Donna Palmateer Pennee, dean of arts and humanities at the University of Western Ontario, who also served as vice-president of equity issues for the Canadian Federation for the Humanities and Social Sciences from 2004 to 2008, takes a broad perspective: “I am concerned with the public defunding of the university as a sign of decreased state support for any component of Canada’s ‘social safety net.’” Government cutting of university funding is a move from the “cultural nationalism and judicious taxation” that produced our once relatively affordable university system to the “lowest common denominator of global capital.”
But Canada is not quite at the bottom yet — four countries with lower rates of government funding are Australia, the United States, Japan and Korea. Pennee, like Schagerl, argues for the teaching of the history of education so students can react intelligently — personally and politically — to continuing challenges.
Len Findlay supports this call for self-critique, noting the “apologetic or obscurantist” ways that humanists often represent themselves; the humanities remain “surprisingly opaque” even to humanists. He calls for a “translation” of the humanities that will require an engagement with contemporary commodity culture, the reclaiming of citizenship as a site for humanities scholarship and the rebuilding of the nation as a space where the “anti-Eurocentric Indigene, the Anglo-French colonizers and the participants in the immigrant-diaspora” are seen as a trivium that can move us on from moribund frameworks.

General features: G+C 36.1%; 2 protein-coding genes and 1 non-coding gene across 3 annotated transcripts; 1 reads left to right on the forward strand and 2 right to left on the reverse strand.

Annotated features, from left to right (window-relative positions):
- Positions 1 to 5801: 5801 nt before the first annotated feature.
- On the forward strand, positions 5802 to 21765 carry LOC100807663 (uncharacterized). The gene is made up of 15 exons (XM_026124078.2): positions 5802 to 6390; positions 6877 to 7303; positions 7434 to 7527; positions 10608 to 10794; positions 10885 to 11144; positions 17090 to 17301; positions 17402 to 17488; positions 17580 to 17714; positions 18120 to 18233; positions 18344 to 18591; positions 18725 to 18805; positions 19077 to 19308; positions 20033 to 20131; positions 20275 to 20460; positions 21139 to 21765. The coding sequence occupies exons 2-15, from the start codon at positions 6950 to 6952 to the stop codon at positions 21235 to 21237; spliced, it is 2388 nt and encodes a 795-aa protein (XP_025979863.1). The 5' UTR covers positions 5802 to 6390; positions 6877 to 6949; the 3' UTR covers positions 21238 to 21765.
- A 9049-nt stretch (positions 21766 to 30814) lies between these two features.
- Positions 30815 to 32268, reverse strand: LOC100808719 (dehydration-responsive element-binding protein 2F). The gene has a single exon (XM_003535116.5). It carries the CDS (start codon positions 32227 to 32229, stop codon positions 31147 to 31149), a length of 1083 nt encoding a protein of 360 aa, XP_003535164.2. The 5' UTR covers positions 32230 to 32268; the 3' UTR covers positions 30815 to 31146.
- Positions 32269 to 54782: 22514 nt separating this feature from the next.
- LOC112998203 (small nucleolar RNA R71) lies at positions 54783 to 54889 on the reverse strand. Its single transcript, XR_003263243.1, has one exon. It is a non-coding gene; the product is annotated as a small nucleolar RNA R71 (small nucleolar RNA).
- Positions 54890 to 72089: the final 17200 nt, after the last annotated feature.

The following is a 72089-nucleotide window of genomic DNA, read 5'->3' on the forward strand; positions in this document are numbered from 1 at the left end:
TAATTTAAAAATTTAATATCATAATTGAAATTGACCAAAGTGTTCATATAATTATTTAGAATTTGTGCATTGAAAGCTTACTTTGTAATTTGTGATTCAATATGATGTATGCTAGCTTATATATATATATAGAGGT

What is all this really about, if it is not the ungrateful, hand-biting, whining, or lack of clear answers so often ascribed to humanities scholars? One focus is the difficulty of retaining a space in any institution for critical reflection, whether that institution is a nation, a government, a big corporation, or a university. The humanities, suitably “retooled,” can frame that space. Ironically, corporations have formalized such “resistant” spaces — consider “Skunk Works” aimed at radical innovation carried out by a loosely structured group of people unhampered by bureaucracy and operating with a high degree of autonomy (Wikipedia).
Resistant and activist humanities scholars claim the moral high ground, but once there, they need to begin the harder work of change, “work that has none of the grandeur of totalizing theories, none of the romance of ‘revolutionary’ action, none of the comfort of institutional embrace” (Chris Creighton-Kelly quoted in Mathur and Wong). This hard work, the authors argue, also requires cunning, strategy, self-criticism and diplomacy, but is crucial for the future of the university.
Margery Fee is professor of English at the University of British Columbia and editor of Canadian Literature.